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In the United States, securities regulators help ensure that transactions with related parties are free of conflict and do not have a negative impact on shareholder value or corporate profits. For example, the Securities and Exchange Commission (SEC) requires all publicly traded companies to disclose all transactions with relatives – such as executives, associated companies and family members – in their quarterly reports of 10 Q and their annual reports of 10K. As a result, many companies have compliance policies and procedures that describe how transactions with associated parties are documented and implemented. It is not uncommon for companies to deal with individuals and organizations with whom they already have relationships. This type of business activity is called transactions with related parties. The most common types of related companies are related companies, shareholder groups, subsidiaries and minority companies. Transactions with related parties may include sales, leases, service agreements and credit contracts. Enron was an American energy and commodities company based in Houston. In the infamous 2001 scandal, the company used transactions with people linked to ad hoc vehicles to hide billions of dollars of debt from failed business projects and investments. The related parties misled the board of directors, their audit committee, staff and the public. This financial disaster led to the development of the Sarbanes-Oxley Act of 2002, which introduced new and expanded requirements for boards of directors, management companies and public audit firms in the United States, including specific rules limiting conflicts of interest related to transactions with relatives.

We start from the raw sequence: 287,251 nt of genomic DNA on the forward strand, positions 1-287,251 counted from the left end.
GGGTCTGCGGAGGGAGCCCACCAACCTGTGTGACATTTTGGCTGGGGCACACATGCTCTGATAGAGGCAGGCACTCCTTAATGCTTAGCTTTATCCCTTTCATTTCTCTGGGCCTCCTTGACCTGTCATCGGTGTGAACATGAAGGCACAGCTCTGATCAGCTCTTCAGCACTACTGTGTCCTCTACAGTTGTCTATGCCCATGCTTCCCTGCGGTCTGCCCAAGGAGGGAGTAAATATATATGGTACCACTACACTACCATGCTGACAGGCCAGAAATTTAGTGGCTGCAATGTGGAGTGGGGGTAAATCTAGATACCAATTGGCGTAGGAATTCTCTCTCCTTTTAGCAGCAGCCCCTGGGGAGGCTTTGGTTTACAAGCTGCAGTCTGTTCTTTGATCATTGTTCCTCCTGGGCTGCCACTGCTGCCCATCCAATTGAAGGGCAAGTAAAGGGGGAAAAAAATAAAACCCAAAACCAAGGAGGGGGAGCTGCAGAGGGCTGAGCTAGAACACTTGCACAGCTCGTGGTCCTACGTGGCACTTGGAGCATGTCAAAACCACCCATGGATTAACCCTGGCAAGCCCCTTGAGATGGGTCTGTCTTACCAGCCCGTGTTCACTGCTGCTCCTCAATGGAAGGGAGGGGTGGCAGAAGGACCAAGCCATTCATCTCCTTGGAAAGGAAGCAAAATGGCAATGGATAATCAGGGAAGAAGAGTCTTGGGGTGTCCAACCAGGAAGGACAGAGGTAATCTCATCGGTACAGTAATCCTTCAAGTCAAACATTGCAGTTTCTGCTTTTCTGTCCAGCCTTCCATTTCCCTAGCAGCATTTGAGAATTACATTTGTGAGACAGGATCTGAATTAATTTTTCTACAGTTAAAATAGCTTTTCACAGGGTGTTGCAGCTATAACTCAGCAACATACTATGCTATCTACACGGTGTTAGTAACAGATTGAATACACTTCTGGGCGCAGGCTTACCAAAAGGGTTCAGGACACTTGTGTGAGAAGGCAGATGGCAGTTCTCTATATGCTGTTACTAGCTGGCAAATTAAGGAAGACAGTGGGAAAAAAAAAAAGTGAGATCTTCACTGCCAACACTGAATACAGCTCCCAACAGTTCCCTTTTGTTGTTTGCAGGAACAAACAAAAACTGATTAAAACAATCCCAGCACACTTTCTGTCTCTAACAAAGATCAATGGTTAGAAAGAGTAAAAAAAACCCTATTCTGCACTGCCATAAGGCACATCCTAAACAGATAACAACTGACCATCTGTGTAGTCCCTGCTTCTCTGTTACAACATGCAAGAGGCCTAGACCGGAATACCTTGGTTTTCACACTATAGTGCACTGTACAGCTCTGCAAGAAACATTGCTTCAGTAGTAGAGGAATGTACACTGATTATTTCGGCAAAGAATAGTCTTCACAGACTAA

Although there are rules and standards for transactions with related parties, they are generally difficult to verify. Owners and managers are responsible for disclosing loved ones and their interests, but if they hold the disclosure for personal use, transactions may not be detected. Transactions with related companies can be accounted for in similar normal transactions, making them more difficult to distinguish them. Hidden transactions and undisclosed relationships could lead to excessive returns or even fraud. As has already been said, these types of transactions are not necessarily illegal. But they can tarnish the business environment by creating conflicts of interest, as they show favourable treatment for workers close to recruitment. Think of a company that hires a large shareholder to renovate its offices. In some cases, transactions with related parties must be approved by a company`s board of directors or board of directors. These transactions also limit competition in the market. The Financial Accounting Standards Board (FASB), which establishes accounting rules for public and private companies as well as non-profit organizations in the United States, has accounting standards for transactions with associated parties. These standards include monitoring the competitiveness of payments, payment terms, monetary transactions and authorized expenses.